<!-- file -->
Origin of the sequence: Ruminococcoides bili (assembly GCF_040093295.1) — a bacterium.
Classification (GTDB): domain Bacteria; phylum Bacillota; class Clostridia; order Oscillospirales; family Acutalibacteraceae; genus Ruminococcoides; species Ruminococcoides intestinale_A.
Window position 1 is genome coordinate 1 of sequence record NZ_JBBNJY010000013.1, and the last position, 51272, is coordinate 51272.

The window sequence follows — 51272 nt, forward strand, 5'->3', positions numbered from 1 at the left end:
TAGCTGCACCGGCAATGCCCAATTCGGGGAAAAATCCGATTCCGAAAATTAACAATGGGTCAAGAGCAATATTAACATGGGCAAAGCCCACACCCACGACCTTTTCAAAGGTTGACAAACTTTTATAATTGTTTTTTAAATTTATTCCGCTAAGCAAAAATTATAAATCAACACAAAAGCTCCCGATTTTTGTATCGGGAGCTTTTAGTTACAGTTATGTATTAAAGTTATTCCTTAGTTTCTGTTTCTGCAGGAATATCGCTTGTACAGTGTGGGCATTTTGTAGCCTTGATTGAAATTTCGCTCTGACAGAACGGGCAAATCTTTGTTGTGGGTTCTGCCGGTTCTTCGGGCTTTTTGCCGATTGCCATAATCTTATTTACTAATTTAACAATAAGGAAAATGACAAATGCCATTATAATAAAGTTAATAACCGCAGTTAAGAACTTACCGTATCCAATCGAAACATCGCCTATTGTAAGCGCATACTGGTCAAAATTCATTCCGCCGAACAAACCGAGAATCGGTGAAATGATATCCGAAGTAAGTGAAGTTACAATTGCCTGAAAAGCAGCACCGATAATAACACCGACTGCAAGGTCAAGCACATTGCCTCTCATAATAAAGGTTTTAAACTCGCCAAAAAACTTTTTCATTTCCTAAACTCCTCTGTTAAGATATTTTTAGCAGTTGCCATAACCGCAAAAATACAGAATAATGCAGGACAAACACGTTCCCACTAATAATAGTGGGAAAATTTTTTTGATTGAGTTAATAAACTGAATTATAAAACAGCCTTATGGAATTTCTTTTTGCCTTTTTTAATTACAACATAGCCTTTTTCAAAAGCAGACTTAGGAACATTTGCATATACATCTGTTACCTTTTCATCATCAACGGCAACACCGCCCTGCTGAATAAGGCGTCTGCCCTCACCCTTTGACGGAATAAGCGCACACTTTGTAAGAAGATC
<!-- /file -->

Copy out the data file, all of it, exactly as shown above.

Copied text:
Origin of the sequence: Ruminococcoides bili (assembly GCF_040093295.1) — a bacterium.
Classification (GTDB): domain Bacteria; phylum Bacillota; class Clostridia; order Oscillospirales; family Acutalibacteraceae; genus Ruminococcoides; species Ruminococcoides intestinale_A.
Window position 1 is genome coordinate 1 of sequence record NZ_JBBNJY010000013.1, and the last position, 51272, is coordinate 51272.

The window sequence follows — 51272 nt, forward strand, 5'->3', positions numbered from 1 at the left end:
TAGCTGCACCGGCAATGCCCAATTCGGGGAAAAATCCGATTCCGAAAATTAACAATGGGTCAAGAGCAATATTAACATGGGCAAAGCCCACACCCACGACCTTTTCAAAGGTTGACAAACTTTTATAATTGTTTTTTAAATTTATTCCGCTAAGCAAAAATTATAAATCAACACAAAAGCTCCCGATTTTTGTATCGGGAGCTTTTAGTTACAGTTATGTATTAAAGTTATTCCTTAGTTTCTGTTTCTGCAGGAATATCGCTTGTACAGTGTGGGCATTTTGTAGCCTTGATTGAAATTTCGCTCTGACAGAACGGGCAAATCTTTGTTGTGGGTTCTGCCGGTTCTTCGGGCTTTTTGCCGATTGCCATAATCTTATTTACTAATTTAACAATAAGGAAAATGACAAATGCCATTATAATAAAGTTAATAACCGCAGTTAAGAACTTACCGTATCCAATCGAAACATCGCCTATTGTAAGCGCATACTGGTCAAAATTCATTCCGCCGAACAAACCGAGAATCGGTGAAATGATATCCGAAGTAAGTGAAGTTACAATTGCCTGAAAAGCAGCACCGATAATAACACCGACTGCAAGGTCAAGCACATTGCCTCTCATAATAAAGGTTTTAAACTCGCCAAAAAACTTTTTCATTTCCTAAACTCCTCTGTTAAGATATTTTTAGCAGTTGCCATAACCGCAAAAATACAGAATAATGCAGGACAAACACGTTCCCACTAATAATAGTGGGAAAATTTTTTTGATTGAGTTAATAAACTGAATTATAAAACAGCCTTATGGAATTTCTTTTTGCCTTTTTTAATTACAACATAGCCTTTTTCAAAAGCAGACTTAGGAACATTTGCATATACATCTGTTACCTTTTCATCATCAACGGCAACACCGCCCTGCTGAATAAGGCGTCTGCCCTCACCCTTTGACGGAATAAGCGCACACTTTGTAAGAAGATC